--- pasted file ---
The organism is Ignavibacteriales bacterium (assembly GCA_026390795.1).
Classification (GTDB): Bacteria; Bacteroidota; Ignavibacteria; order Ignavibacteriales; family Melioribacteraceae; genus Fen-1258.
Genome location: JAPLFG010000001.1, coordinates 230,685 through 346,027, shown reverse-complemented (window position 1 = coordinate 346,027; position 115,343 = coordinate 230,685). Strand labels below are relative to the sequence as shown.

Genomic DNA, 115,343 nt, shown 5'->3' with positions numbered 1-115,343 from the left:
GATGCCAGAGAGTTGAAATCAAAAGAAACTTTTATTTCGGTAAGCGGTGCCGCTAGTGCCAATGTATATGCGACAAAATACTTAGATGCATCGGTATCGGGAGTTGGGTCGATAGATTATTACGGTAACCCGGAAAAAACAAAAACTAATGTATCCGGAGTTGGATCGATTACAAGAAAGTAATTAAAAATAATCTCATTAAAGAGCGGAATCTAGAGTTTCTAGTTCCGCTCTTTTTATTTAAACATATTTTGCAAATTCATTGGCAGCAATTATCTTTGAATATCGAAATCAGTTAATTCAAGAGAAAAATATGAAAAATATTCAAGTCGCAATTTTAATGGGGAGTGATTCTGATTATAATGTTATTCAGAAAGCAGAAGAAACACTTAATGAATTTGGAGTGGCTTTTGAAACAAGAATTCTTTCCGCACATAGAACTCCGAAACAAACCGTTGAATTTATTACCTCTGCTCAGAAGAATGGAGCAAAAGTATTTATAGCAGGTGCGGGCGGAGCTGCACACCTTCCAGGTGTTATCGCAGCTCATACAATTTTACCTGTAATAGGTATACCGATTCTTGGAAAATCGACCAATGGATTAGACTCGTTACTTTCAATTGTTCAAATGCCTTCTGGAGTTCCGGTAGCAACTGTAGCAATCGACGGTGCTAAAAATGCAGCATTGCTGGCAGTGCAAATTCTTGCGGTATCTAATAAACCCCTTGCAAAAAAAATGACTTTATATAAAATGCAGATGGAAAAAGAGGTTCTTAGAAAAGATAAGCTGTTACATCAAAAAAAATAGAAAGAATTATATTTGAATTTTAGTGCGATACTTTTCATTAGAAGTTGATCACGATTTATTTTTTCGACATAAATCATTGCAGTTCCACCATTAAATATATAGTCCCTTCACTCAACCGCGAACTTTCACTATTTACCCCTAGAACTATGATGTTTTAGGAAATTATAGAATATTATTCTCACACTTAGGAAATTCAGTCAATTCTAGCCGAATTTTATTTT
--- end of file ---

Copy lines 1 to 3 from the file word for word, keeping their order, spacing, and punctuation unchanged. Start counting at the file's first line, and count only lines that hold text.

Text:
The organism is Ignavibacteriales bacterium (assembly GCA_026390795.1).
Classification (GTDB): Bacteria; Bacteroidota; Ignavibacteria; order Ignavibacteriales; family Melioribacteraceae; genus Fen-1258.
Genome location: JAPLFG010000001.1, coordinates 230,685 through 346,027, shown reverse-complemented (window position 1 = coordinate 346,027; position 115,343 = coordinate 230,685). Strand labels below are relative to the sequence as shown.